Please share your stories of offline political activism here.

Sharing these stories with each other is not boasting. Storytelling is one of the most effective ways we teach and learn from each other, as we saw in last month’s Morning Feature series on sticky ideas:

Stories are not only entertainment. Research shows that when we tell, read, or hear a story about doing something, we use the same parts of our brains we’d use to do that thing. Stories simulate behavior, and that’s why the Heath brothers describe stories as flight simulators.

Like many of you, I’ve been busy canvassing and phone-banking for the midterms. I shared some of my stories as examples in last week’s Morning Feature series on GOTV tips: Make it Personal, Make it Local, and Be Sincere.

This story didn’t fit in that series, although I’ve thought more about this woman than any other voter I met. Her and her family’s names suggested she is Muslim. The family’s ages suggested she is the mom, living with her husband and two young adult children. All are registered Democrats. All are frequent voters. But maybe not this year.

I introduced myself as her Democratic precinct leader. She smiled cautiously. I asked if she and her family planned to vote early this year.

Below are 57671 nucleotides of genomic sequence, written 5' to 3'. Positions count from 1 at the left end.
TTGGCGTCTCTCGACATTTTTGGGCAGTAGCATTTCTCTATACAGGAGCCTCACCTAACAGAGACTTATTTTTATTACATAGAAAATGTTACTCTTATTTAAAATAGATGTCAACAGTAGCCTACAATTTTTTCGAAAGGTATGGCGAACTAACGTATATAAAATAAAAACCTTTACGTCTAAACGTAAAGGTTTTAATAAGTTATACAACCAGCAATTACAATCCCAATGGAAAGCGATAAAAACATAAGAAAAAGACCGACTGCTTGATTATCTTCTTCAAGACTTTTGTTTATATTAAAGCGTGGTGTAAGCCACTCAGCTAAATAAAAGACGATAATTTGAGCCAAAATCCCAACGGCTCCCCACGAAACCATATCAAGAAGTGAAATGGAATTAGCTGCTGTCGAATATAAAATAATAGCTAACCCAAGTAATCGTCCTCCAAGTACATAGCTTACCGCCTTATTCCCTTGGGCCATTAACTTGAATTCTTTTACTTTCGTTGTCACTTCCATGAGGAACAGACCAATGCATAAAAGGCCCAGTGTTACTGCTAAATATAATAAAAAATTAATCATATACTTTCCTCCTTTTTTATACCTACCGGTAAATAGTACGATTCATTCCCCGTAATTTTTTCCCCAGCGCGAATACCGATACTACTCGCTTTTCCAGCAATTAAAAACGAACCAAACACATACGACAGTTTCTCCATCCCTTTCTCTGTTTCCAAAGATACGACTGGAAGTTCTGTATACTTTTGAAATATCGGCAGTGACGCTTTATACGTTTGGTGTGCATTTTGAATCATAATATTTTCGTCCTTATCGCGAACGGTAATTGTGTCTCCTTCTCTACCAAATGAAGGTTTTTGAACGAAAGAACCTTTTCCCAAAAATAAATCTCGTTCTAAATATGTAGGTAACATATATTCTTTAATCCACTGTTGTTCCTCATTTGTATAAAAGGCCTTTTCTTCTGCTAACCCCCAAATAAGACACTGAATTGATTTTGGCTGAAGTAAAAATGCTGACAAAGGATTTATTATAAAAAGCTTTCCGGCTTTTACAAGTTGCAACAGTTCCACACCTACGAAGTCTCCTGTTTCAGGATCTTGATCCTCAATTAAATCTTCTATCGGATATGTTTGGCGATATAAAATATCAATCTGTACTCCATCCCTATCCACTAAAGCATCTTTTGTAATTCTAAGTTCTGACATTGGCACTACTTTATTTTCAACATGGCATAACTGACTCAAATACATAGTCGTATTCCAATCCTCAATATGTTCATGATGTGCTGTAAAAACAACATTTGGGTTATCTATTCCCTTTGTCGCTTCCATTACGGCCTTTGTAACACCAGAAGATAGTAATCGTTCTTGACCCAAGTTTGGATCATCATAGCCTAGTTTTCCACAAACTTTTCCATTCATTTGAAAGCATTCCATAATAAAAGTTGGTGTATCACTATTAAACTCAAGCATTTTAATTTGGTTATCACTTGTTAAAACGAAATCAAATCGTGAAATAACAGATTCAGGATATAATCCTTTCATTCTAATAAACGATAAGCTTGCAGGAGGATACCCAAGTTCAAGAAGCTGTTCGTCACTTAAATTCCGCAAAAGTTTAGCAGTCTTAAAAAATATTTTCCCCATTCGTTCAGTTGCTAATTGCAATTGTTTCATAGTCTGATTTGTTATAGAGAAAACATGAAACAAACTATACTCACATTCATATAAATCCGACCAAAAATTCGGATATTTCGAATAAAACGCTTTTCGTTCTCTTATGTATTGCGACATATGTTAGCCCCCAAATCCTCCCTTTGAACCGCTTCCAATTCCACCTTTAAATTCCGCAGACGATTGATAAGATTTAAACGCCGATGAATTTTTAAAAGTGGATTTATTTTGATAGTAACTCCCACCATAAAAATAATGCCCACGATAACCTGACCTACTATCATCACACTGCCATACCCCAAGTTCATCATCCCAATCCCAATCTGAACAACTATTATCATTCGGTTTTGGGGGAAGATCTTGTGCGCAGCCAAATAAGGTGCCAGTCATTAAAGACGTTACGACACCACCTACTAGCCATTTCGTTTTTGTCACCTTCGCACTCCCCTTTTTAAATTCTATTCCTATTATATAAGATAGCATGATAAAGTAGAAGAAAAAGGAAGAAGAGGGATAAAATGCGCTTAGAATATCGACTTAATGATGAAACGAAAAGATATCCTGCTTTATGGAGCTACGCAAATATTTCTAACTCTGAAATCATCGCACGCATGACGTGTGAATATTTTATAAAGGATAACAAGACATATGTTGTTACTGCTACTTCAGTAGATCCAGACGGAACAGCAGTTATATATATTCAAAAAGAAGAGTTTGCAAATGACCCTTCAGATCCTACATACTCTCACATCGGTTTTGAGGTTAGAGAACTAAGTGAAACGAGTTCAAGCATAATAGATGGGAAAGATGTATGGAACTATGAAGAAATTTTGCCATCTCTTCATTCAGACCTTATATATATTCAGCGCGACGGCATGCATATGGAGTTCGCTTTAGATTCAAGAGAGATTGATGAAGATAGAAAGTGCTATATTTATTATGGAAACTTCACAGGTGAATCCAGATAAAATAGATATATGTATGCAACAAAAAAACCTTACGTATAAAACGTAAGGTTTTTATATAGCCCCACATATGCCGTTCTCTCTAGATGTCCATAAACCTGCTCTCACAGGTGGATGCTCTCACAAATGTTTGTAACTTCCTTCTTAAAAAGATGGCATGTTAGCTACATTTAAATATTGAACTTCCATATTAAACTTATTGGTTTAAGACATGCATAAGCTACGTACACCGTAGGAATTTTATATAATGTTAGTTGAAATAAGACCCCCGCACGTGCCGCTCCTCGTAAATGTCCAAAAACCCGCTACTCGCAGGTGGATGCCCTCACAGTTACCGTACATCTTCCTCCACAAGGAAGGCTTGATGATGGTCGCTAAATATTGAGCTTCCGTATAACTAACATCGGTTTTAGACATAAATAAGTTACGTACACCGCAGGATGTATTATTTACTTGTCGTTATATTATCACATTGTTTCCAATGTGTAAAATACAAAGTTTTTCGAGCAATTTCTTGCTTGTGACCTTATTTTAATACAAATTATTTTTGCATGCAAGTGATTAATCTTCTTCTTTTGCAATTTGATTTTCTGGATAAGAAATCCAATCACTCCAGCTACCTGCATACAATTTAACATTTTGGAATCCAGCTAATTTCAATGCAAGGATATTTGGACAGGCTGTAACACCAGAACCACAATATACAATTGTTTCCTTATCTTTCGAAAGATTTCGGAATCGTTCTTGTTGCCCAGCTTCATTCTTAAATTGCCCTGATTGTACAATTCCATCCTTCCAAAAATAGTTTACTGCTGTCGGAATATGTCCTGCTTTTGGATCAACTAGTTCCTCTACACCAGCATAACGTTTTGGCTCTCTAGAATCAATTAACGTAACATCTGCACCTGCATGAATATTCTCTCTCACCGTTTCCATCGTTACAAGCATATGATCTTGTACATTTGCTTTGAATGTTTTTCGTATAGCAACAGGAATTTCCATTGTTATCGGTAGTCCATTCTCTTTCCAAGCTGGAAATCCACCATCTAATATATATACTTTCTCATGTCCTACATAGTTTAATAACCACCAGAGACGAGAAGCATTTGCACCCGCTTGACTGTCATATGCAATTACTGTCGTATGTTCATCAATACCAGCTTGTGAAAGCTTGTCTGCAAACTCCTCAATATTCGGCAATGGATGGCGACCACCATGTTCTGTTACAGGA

“I don’t know,” she said.

“Will you vote on election day?” I asked.

“I’m not sure,” she said. “I don’t know if we’ll vote this year.”

I nodded. “I hope you will. We need all of our Democratic voters this year.”

Her smile faded. I saw strain at the corners of her eyes. Her voice grew quiet. “I’m not sure. We’re … disappointed.”

“I’m sorry to hear that,” I said. “Can I ask what disappointed you?”

She seemed about to answer, then shook her head. “I don’t think I should talk about this outside our family. But I wish you good luck.”

Maybe they were disappointed with the economy. Maybe they were disappointed with our foreign policy, or with some Democrats’ statements about Islam. I don’t know. I thanked her and walked away.

This was one of the few voter contacts where I can’t figure out what I might have done better. Usually I replay such conversations in my mind and quickly I realize what I should have said. I don’t kick myself for not thinking of it at the time – that’s pointless – but I remember the lesson for the next time I face a similar situation. But here I’m still drawing a blank.

My concern is not that I couldn’t convince her to vote for Democrats. We can’t expect 100% success on that. My concern is more personal. I feel I almost made contact – the human connection at the core of one-to-one outreach – then didn’t. She seemed afraid, and I don’t know if she was afraid of me, our party, our government … or something else entirely.

Maybe after the elections are over I’ll stop by again, later in the evening when her husband might also be home. Her eyes hinted at a story I’d like to hear.